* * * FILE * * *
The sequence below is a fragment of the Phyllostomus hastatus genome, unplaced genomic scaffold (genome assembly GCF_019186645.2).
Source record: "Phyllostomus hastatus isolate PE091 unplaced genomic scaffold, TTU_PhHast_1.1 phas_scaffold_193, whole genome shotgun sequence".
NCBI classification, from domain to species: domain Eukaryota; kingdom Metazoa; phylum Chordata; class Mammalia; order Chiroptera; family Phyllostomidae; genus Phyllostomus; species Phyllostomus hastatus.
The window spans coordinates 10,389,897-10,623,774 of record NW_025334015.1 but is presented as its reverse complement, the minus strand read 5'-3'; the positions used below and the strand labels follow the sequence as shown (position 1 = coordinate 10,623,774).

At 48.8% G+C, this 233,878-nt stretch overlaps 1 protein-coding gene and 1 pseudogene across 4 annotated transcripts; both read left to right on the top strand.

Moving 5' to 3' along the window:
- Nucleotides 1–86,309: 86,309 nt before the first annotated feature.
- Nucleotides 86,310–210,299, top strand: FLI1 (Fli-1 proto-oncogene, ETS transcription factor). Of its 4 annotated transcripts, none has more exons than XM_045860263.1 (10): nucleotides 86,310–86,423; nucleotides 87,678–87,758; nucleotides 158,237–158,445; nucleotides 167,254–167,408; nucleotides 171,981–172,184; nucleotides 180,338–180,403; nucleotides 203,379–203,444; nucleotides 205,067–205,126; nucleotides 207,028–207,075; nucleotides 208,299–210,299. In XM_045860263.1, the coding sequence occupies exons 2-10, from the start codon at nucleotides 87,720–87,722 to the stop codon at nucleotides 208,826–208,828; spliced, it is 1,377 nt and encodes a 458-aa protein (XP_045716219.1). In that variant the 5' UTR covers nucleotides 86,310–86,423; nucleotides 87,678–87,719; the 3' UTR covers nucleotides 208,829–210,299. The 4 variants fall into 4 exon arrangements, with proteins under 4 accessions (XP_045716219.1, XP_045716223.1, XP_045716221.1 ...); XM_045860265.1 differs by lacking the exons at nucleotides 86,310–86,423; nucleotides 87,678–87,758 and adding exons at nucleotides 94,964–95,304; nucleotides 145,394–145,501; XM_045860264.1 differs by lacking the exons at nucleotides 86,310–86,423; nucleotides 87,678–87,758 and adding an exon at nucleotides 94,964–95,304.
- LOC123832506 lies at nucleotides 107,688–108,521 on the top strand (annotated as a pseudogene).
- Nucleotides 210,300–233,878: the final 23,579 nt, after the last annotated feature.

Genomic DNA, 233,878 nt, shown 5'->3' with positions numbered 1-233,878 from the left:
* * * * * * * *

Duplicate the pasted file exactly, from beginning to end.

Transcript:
The sequence below is a fragment of the Phyllostomus hastatus genome, unplaced genomic scaffold (genome assembly GCF_019186645.2).
Source record: "Phyllostomus hastatus isolate PE091 unplaced genomic scaffold, TTU_PhHast_1.1 phas_scaffold_193, whole genome shotgun sequence".
NCBI classification, from domain to species: domain Eukaryota; kingdom Metazoa; phylum Chordata; class Mammalia; order Chiroptera; family Phyllostomidae; genus Phyllostomus; species Phyllostomus hastatus.
The window spans coordinates 10,389,897-10,623,774 of record NW_025334015.1 but is presented as its reverse complement, the minus strand read 5'-3'; the positions used below and the strand labels follow the sequence as shown (position 1 = coordinate 10,623,774).

At 48.8% G+C, this 233,878-nt stretch overlaps 1 protein-coding gene and 1 pseudogene across 4 annotated transcripts; both read left to right on the top strand.

Moving 5' to 3' along the window:
- Nucleotides 1–86,309: 86,309 nt before the first annotated feature.
- Nucleotides 86,310–210,299, top strand: FLI1 (Fli-1 proto-oncogene, ETS transcription factor). Of its 4 annotated transcripts, none has more exons than XM_045860263.1 (10): nucleotides 86,310–86,423; nucleotides 87,678–87,758; nucleotides 158,237–158,445; nucleotides 167,254–167,408; nucleotides 171,981–172,184; nucleotides 180,338–180,403; nucleotides 203,379–203,444; nucleotides 205,067–205,126; nucleotides 207,028–207,075; nucleotides 208,299–210,299. In XM_045860263.1, the coding sequence occupies exons 2-10, from the start codon at nucleotides 87,720–87,722 to the stop codon at nucleotides 208,826–208,828; spliced, it is 1,377 nt and encodes a 458-aa protein (XP_045716219.1). In that variant the 5' UTR covers nucleotides 86,310–86,423; nucleotides 87,678–87,719; the 3' UTR covers nucleotides 208,829–210,299. The 4 variants fall into 4 exon arrangements, with proteins under 4 accessions (XP_045716219.1, XP_045716223.1, XP_045716221.1 ...); XM_045860265.1 differs by lacking the exons at nucleotides 86,310–86,423; nucleotides 87,678–87,758 and adding exons at nucleotides 94,964–95,304; nucleotides 145,394–145,501; XM_045860264.1 differs by lacking the exons at nucleotides 86,310–86,423; nucleotides 87,678–87,758 and adding an exon at nucleotides 94,964–95,304.
- LOC123832506 lies at nucleotides 107,688–108,521 on the top strand (annotated as a pseudogene).
- Nucleotides 210,300–233,878: the final 23,579 nt, after the last annotated feature.

Genomic DNA, 233,878 nt, shown 5'->3' with positions numbered 1-233,878 from the left: